Jennifer Hushaw

Applied Forest Scientist, Climate Services

Climate change presents us with many challenges, but one of the most acute is an increasing prevalence of extreme events. Lately, we do not have to look any farther than the newspaper to see examples of extreme weather wreaking havoc on both the built and natural environment, from a devastating start to California’s wildfire season (on the heels of its hottest summer on record) to this year’s Atlantic hurricane season, which has broken a slew of records for wind speed, rainfall, storm intensification, and more.

This is not altogether surprising – an increase in the frequency and intensity of extremes is expected as the climate warms. As average temperatures increase, so do the temperatures that are considered ‘extreme.’ Warming also intensifies the hydrologic cycle, leading to more drought and precipitation that falls in heavier deluges. These changes have consequences for various types of natural disasters, from flooding and hurricanes to heat waves and drought. For example, warmer oceans fuel stronger coastal storms, hotter drought accelerates the drying of forest fuels, and heavier rain increases the likelihood of flash floods.

You may be wondering if we can point directly to human-caused climate change as the culprit for many of the extremes we have seen lately. The question is not whether climate change did or did not cause a particular event, but whether that event was more likely or of a different magnitude than it would have been in the absence of recent warming. Climate change is always one of many factors, but you can think of it as loading the dice, making it more likely that we will roll certain extremes (for more information on this topic, see this bulletin from Manomet’s Climate Smart Land Network).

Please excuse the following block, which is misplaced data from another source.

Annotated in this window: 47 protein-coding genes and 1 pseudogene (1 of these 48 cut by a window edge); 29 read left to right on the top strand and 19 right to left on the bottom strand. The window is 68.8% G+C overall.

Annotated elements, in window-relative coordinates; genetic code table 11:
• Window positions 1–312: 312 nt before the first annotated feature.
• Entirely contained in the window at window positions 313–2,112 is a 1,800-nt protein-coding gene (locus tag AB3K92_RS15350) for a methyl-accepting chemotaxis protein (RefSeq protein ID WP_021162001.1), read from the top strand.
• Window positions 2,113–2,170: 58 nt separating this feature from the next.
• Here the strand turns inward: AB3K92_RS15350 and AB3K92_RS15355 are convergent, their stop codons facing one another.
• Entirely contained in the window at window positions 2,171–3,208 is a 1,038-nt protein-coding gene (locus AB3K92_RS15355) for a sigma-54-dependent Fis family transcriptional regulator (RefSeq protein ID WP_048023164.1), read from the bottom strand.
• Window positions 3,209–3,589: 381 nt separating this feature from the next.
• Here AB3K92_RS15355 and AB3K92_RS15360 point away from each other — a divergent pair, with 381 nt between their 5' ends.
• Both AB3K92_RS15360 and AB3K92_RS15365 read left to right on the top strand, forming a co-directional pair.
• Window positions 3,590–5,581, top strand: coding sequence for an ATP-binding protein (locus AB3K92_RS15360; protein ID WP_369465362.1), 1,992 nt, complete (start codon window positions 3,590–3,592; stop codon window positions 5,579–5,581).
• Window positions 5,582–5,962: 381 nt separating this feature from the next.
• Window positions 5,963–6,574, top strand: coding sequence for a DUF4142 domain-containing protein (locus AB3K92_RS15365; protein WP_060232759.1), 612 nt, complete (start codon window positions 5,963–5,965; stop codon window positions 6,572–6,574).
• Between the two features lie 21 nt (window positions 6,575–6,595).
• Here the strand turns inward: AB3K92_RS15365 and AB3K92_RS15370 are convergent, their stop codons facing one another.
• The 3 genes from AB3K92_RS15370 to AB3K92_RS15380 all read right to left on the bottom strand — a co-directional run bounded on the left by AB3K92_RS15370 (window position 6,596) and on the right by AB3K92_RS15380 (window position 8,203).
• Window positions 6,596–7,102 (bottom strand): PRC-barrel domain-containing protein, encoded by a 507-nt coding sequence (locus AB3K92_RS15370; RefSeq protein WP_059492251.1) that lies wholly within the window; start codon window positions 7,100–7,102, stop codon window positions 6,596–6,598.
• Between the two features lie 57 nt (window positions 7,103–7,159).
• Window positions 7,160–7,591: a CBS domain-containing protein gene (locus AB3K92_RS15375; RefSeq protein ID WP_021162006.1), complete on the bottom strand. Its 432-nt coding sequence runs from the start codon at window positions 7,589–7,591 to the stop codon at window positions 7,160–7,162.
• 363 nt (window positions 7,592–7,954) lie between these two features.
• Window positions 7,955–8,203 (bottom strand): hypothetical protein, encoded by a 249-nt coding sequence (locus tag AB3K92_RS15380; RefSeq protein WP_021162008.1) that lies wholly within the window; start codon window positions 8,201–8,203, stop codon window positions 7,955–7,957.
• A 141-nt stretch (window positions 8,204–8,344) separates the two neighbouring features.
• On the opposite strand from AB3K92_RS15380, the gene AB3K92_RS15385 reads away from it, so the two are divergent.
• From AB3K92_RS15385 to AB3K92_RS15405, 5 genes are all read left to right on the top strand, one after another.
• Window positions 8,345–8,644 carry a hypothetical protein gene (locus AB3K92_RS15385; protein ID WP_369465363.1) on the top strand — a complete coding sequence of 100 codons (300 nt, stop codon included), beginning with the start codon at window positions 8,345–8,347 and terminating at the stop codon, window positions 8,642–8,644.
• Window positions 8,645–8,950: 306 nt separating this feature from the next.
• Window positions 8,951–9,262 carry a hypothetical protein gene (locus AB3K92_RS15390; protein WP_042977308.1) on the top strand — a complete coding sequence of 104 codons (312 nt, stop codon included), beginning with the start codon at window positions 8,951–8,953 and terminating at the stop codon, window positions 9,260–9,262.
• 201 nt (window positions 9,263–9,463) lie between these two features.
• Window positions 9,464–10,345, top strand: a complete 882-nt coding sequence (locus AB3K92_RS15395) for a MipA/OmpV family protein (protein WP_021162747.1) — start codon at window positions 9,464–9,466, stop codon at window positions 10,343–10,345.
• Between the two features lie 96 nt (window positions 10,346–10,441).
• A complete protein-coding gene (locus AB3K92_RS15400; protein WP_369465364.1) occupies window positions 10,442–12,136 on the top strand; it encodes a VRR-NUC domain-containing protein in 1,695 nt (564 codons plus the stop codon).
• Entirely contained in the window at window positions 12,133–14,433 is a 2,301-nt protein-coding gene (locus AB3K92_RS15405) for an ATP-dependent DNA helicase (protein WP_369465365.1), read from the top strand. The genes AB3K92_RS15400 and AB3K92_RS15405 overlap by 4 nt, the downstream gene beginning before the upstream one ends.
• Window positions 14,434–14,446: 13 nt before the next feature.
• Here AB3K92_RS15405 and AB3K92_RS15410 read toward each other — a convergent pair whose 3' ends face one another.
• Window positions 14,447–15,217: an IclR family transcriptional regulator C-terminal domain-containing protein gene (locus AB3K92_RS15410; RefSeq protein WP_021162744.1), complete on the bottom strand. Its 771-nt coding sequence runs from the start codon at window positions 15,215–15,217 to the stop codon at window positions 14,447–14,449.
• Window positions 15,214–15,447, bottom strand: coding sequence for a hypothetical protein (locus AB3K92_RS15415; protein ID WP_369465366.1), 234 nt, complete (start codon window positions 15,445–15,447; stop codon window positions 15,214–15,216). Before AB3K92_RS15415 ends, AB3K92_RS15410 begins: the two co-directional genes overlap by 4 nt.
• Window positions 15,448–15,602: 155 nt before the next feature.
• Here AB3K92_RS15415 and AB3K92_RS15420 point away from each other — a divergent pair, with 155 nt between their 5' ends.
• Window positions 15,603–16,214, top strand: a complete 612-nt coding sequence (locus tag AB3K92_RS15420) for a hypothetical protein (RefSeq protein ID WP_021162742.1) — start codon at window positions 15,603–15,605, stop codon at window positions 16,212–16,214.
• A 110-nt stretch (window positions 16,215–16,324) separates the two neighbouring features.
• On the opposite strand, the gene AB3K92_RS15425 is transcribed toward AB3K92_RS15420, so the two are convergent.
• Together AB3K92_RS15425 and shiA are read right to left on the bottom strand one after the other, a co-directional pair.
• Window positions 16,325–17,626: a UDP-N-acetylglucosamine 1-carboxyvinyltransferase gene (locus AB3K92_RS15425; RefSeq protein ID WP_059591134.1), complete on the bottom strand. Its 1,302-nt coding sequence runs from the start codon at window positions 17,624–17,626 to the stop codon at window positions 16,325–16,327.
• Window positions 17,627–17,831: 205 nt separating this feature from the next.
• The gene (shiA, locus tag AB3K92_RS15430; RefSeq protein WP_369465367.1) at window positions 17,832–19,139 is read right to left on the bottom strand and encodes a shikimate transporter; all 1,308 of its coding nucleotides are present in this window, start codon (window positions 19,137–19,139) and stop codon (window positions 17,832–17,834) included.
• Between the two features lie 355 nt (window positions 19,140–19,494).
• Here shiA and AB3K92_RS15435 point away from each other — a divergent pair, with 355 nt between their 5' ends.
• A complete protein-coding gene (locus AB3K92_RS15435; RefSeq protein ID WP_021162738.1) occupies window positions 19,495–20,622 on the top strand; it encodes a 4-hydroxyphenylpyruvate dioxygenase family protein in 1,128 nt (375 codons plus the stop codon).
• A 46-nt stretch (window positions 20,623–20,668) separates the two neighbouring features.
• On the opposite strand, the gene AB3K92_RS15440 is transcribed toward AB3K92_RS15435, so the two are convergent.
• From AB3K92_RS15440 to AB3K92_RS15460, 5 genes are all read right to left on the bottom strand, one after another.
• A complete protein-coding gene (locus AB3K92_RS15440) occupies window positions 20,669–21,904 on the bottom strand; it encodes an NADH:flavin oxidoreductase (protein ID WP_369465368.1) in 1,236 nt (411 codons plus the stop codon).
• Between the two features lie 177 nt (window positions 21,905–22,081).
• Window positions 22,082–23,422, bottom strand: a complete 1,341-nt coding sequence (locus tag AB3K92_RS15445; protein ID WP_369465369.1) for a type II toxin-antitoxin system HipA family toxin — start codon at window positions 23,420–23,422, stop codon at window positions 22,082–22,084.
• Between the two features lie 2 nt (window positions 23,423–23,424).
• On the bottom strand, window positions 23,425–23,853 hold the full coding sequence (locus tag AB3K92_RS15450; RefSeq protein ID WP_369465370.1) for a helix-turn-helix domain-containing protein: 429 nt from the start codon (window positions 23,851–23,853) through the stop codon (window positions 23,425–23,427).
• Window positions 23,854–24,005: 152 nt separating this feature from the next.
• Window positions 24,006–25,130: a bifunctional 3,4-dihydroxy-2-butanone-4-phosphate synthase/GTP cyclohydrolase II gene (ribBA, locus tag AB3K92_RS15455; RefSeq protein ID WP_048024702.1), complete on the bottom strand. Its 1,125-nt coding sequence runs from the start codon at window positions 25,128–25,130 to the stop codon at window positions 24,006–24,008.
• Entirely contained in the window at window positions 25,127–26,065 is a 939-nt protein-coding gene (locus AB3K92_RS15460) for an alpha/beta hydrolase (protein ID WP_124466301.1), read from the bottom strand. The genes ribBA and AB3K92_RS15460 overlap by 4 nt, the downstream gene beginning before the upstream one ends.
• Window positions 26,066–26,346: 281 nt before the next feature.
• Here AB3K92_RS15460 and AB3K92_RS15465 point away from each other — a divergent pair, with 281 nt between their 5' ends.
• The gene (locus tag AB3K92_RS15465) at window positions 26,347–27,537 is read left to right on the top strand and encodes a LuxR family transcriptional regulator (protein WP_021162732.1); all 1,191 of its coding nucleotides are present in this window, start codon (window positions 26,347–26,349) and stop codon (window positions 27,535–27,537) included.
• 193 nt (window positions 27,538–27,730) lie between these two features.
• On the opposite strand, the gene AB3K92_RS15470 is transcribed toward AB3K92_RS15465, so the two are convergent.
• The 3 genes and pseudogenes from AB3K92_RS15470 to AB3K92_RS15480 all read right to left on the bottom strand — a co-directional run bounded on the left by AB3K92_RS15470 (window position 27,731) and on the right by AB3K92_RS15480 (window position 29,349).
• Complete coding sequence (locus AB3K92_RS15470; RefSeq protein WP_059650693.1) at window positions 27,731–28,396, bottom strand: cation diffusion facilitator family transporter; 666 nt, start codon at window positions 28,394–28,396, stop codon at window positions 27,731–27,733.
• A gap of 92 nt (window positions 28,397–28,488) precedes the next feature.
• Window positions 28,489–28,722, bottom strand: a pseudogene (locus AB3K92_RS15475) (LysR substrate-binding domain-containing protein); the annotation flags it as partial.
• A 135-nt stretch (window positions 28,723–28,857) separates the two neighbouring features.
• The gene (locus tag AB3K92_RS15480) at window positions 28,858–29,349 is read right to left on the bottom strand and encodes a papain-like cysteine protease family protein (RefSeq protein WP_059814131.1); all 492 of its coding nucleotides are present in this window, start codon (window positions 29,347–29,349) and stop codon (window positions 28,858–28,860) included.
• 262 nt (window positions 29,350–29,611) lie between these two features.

Extreme events put immense stress on both natural and man-made systems, so helping stakeholders prepare for this reality is the focus of a lot of our work in the Climate Services Program at Manomet. Within the Climate Smart Land Network we work with forest managers as they attempt to mitigate the impacts of hotter drought and the potential for more frequent wildfire. Locally, we work with municipal officials and planners on developing green infrastructure solutions to storm water management issues brought on by heavier rainfall events and groundwater recharge issues that can be exacerbated by more frequent drought. We often counsel our partners that the biggest and most immediate impacts of climate change will likely come in the form of changing extremes, and recent events highlight just how important it is to plan and prepare for these events wherever possible.